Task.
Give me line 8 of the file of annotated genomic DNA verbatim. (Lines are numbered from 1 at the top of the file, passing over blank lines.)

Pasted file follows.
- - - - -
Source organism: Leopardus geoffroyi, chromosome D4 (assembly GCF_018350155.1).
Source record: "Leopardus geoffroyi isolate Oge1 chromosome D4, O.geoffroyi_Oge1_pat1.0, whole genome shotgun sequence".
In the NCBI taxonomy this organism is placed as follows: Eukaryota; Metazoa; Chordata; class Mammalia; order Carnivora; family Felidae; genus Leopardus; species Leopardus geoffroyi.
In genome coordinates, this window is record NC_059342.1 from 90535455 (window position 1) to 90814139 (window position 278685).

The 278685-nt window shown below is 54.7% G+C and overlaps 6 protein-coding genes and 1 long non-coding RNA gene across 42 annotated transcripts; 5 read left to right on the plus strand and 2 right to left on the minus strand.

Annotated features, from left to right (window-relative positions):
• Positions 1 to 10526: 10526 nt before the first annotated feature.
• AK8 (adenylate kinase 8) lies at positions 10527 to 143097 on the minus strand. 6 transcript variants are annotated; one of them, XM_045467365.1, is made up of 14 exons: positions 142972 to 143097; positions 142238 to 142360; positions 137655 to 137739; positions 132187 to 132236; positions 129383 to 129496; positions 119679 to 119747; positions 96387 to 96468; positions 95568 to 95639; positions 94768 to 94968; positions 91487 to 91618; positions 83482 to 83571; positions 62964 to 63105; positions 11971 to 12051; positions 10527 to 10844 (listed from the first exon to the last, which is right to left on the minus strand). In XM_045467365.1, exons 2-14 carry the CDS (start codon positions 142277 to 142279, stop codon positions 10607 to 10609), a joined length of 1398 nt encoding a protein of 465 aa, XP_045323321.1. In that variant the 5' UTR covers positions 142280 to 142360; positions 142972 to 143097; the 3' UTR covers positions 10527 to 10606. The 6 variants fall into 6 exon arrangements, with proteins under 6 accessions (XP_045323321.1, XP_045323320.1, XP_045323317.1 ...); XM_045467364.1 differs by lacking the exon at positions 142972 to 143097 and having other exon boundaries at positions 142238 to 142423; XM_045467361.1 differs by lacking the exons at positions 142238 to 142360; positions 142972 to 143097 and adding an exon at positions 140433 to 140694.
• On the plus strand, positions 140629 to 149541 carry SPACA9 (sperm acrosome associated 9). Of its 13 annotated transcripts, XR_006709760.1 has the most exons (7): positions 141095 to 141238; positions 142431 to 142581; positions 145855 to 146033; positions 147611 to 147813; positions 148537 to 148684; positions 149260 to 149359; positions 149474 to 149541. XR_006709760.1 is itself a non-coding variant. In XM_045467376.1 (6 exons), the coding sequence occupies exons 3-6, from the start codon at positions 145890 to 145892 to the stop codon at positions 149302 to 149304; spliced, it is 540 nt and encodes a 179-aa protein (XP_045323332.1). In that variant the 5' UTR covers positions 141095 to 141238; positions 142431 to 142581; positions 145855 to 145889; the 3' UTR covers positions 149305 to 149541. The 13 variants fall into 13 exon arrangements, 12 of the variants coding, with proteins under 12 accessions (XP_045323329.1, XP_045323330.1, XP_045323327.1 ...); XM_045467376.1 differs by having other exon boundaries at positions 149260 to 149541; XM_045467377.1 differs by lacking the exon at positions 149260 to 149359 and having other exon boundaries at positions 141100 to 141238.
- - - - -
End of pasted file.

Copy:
• AK8 (adenylate kinase 8) lies at positions 10527 to 143097 on the minus strand. 6 transcript variants are annotated; one of them, XM_045467365.1, is made up of 14 exons: positions 142972 to 143097; positions 142238 to 142360; positions 137655 to 137739; positions 132187 to 132236; positions 129383 to 129496; positions 119679 to 119747; positions 96387 to 96468; positions 95568 to 95639; positions 94768 to 94968; positions 91487 to 91618; positions 83482 to 83571; positions 62964 to 63105; positions 11971 to 12051; positions 10527 to 10844 (listed from the first exon to the last, which is right to left on the minus strand). In XM_045467365.1, exons 2-14 carry the CDS (start codon positions 142277 to 142279, stop codon positions 10607 to 10609), a joined length of 1398 nt encoding a protein of 465 aa, XP_045323321.1. In that variant the 5' UTR covers positions 142280 to 142360; positions 142972 to 143097; the 3' UTR covers positions 10527 to 10606. The 6 variants fall into 6 exon arrangements, with proteins under 6 accessions (XP_045323321.1, XP_045323320.1, XP_045323317.1 ...); XM_045467364.1 differs by lacking the exon at positions 142972 to 143097 and having other exon boundaries at positions 142238 to 142423; XM_045467361.1 differs by lacking the exons at positions 142238 to 142360; positions 142972 to 143097 and adding an exon at positions 140433 to 140694.